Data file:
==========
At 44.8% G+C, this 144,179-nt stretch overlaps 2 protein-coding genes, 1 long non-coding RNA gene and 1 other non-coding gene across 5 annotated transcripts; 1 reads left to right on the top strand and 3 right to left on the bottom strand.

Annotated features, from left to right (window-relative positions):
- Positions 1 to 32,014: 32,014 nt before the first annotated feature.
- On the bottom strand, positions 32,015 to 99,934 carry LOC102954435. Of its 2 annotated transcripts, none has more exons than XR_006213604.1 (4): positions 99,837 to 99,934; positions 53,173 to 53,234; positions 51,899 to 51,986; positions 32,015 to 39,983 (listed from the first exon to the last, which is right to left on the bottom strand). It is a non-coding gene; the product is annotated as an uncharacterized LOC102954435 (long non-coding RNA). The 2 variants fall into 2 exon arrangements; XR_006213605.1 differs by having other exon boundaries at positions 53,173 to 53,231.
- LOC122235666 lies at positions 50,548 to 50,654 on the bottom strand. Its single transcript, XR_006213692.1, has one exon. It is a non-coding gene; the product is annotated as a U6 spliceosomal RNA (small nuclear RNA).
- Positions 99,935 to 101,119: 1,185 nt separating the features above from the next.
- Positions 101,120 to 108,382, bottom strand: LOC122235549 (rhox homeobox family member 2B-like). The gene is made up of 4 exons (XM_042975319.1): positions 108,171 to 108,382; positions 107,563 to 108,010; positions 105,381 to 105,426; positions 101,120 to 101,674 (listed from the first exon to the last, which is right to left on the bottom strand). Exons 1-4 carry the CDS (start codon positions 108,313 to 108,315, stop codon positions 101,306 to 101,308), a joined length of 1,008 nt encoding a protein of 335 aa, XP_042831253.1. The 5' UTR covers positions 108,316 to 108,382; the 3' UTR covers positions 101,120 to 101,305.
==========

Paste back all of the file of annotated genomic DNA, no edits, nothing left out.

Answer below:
At 44.8% G+C, this 144,179-nt stretch overlaps 2 protein-coding genes, 1 long non-coding RNA gene and 1 other non-coding gene across 5 annotated transcripts; 1 reads left to right on the top strand and 3 right to left on the bottom strand.

Annotated features, from left to right (window-relative positions):
- Positions 1 to 32,014: 32,014 nt before the first annotated feature.
- On the bottom strand, positions 32,015 to 99,934 carry LOC102954435. Of its 2 annotated transcripts, none has more exons than XR_006213604.1 (4): positions 99,837 to 99,934; positions 53,173 to 53,234; positions 51,899 to 51,986; positions 32,015 to 39,983 (listed from the first exon to the last, which is right to left on the bottom strand). It is a non-coding gene; the product is annotated as an uncharacterized LOC102954435 (long non-coding RNA). The 2 variants fall into 2 exon arrangements; XR_006213605.1 differs by having other exon boundaries at positions 53,173 to 53,231.
- LOC122235666 lies at positions 50,548 to 50,654 on the bottom strand. Its single transcript, XR_006213692.1, has one exon. It is a non-coding gene; the product is annotated as a U6 spliceosomal RNA (small nuclear RNA).
- Positions 99,935 to 101,119: 1,185 nt separating the features above from the next.
- Positions 101,120 to 108,382, bottom strand: LOC122235549 (rhox homeobox family member 2B-like). The gene is made up of 4 exons (XM_042975319.1): positions 108,171 to 108,382; positions 107,563 to 108,010; positions 105,381 to 105,426; positions 101,120 to 101,674 (listed from the first exon to the last, which is right to left on the bottom strand). Exons 1-4 carry the CDS (start codon positions 108,313 to 108,315, stop codon positions 101,306 to 101,308), a joined length of 1,008 nt encoding a protein of 335 aa, XP_042831253.1. The 5' UTR covers positions 108,316 to 108,382; the 3' UTR covers positions 101,120 to 101,305.